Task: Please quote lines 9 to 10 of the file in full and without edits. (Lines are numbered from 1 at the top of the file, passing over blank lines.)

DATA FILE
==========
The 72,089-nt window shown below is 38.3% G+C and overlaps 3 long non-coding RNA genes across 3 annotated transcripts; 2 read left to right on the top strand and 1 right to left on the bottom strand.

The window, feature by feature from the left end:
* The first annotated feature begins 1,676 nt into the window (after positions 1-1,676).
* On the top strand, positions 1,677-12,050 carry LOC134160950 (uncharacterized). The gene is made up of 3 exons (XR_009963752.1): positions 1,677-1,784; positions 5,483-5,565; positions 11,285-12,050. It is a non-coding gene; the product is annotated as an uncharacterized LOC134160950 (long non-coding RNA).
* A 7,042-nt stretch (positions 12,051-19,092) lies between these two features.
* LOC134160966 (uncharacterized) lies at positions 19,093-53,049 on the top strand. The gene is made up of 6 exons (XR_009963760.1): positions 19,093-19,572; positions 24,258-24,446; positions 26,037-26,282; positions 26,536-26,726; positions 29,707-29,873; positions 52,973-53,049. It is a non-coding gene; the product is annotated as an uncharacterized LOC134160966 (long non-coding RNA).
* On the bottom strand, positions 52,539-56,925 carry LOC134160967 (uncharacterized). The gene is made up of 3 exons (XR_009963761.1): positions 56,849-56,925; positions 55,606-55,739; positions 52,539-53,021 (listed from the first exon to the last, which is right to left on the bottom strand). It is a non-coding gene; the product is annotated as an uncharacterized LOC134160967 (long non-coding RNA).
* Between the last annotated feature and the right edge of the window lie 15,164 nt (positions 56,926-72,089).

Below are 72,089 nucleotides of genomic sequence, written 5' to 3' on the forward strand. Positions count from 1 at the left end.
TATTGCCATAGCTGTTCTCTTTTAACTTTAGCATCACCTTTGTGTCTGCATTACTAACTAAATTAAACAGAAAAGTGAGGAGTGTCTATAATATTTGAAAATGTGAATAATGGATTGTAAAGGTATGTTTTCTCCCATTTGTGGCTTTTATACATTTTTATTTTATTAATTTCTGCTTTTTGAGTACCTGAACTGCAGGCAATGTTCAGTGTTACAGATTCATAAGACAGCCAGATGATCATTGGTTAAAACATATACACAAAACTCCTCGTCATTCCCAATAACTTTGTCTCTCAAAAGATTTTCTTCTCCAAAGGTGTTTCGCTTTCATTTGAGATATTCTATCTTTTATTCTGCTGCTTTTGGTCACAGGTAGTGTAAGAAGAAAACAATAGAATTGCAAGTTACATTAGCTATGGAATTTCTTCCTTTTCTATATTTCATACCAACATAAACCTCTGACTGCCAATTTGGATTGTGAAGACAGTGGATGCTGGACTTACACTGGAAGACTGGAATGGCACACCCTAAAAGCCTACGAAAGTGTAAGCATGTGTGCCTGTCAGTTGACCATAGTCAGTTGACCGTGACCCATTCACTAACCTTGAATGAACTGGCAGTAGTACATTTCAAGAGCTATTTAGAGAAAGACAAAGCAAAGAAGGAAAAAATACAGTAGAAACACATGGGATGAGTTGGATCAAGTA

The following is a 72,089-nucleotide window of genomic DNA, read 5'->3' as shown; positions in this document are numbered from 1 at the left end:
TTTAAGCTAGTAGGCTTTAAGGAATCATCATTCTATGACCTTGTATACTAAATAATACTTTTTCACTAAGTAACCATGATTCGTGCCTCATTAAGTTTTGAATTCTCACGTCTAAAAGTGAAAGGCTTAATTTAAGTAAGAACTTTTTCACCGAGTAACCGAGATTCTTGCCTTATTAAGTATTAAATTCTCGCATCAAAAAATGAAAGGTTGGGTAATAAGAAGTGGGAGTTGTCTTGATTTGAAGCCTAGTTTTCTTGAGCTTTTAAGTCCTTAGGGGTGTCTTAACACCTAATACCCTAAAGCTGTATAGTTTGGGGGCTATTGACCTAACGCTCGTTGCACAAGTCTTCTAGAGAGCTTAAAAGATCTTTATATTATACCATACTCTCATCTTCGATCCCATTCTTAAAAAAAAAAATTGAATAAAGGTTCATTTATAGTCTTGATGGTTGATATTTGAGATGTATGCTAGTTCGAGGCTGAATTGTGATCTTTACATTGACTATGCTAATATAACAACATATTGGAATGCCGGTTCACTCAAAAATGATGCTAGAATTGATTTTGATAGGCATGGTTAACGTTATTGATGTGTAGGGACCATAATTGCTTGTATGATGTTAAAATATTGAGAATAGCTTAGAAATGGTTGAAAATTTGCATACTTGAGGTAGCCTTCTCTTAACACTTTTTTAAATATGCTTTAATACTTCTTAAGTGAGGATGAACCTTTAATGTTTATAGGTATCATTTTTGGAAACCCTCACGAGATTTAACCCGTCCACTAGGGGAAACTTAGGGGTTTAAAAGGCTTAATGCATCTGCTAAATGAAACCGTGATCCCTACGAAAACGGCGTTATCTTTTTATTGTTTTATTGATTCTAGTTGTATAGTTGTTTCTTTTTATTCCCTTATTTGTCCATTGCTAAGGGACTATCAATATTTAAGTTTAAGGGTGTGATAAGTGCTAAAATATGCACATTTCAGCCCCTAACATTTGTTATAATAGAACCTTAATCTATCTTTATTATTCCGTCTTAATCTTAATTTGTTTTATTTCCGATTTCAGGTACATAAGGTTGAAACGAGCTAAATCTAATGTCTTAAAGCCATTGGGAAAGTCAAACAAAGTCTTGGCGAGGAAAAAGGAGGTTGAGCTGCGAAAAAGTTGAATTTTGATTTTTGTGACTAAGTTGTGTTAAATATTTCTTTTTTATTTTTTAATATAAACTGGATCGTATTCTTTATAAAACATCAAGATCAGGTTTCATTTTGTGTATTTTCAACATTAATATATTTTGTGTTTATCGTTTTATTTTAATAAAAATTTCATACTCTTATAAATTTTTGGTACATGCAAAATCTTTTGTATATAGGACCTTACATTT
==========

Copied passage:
Below are 72,089 nucleotides of genomic sequence, written 5' to 3' on the forward strand. Positions count from 1 at the left end.
TATTGCCATAGCTGTTCTCTTTTAACTTTAGCATCACCTTTGTGTCTGCATTACTAACTAAATTAAACAGAAAAGTGAGGAGTGTCTATAATATTTGAAAATGTGAATAATGGATTGTAAAGGTATGTTTTCTCCCATTTGTGGCTTTTATACATTTTTATTTTATTAATTTCTGCTTTTTGAGTACCTGAACTGCAGGCAATGTTCAGTGTTACAGATTCATAAGACAGCCAGATGATCATTGGTTAAAACATATACACAAAACTCCTCGTCATTCCCAATAACTTTGTCTCTCAAAAGATTTTCTTCTCCAAAGGTGTTTCGCTTTCATTTGAGATATTCTATCTTTTATTCTGCTGCTTTTGGTCACAGGTAGTGTAAGAAGAAAACAATAGAATTGCAAGTTACATTAGCTATGGAATTTCTTCCTTTTCTATATTTCATACCAACATAAACCTCTGACTGCCAATTTGGATTGTGAAGACAGTGGATGCTGGACTTACACTGGAAGACTGGAATGGCACACCCTAAAAGCCTACGAAAGTGTAAGCATGTGTGCCTGTCAGTTGACCATAGTCAGTTGACCGTGACCCATTCACTAACCTTGAATGAACTGGCAGTAGTACATTTCAAGAGCTATTTAGAGAAAGACAAAGCAAAGAAGGAAAAAATACAGTAGAAACACATGGGATGAGTTGGATCAAGTA